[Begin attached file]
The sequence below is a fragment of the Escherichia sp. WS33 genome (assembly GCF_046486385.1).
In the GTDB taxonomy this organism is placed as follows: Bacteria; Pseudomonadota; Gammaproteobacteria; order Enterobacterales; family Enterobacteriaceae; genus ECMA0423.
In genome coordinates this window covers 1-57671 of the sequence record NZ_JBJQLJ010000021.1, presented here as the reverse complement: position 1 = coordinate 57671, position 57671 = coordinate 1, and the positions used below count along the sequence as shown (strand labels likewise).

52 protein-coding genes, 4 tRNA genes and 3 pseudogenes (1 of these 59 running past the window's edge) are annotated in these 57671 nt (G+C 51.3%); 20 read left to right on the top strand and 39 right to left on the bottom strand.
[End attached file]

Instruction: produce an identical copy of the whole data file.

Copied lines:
The sequence below is a fragment of the Escherichia sp. WS33 genome (assembly GCF_046486385.1).
In the GTDB taxonomy this organism is placed as follows: Bacteria; Pseudomonadota; Gammaproteobacteria; order Enterobacterales; family Enterobacteriaceae; genus ECMA0423.
In genome coordinates this window covers 1-57671 of the sequence record NZ_JBJQLJ010000021.1, presented here as the reverse complement: position 1 = coordinate 57671, position 57671 = coordinate 1, and the positions used below count along the sequence as shown (strand labels likewise).

52 protein-coding genes, 4 tRNA genes and 3 pseudogenes (1 of these 59 running past the window's edge) are annotated in these 57671 nt (G+C 51.3%); 20 read left to right on the top strand and 39 right to left on the bottom strand.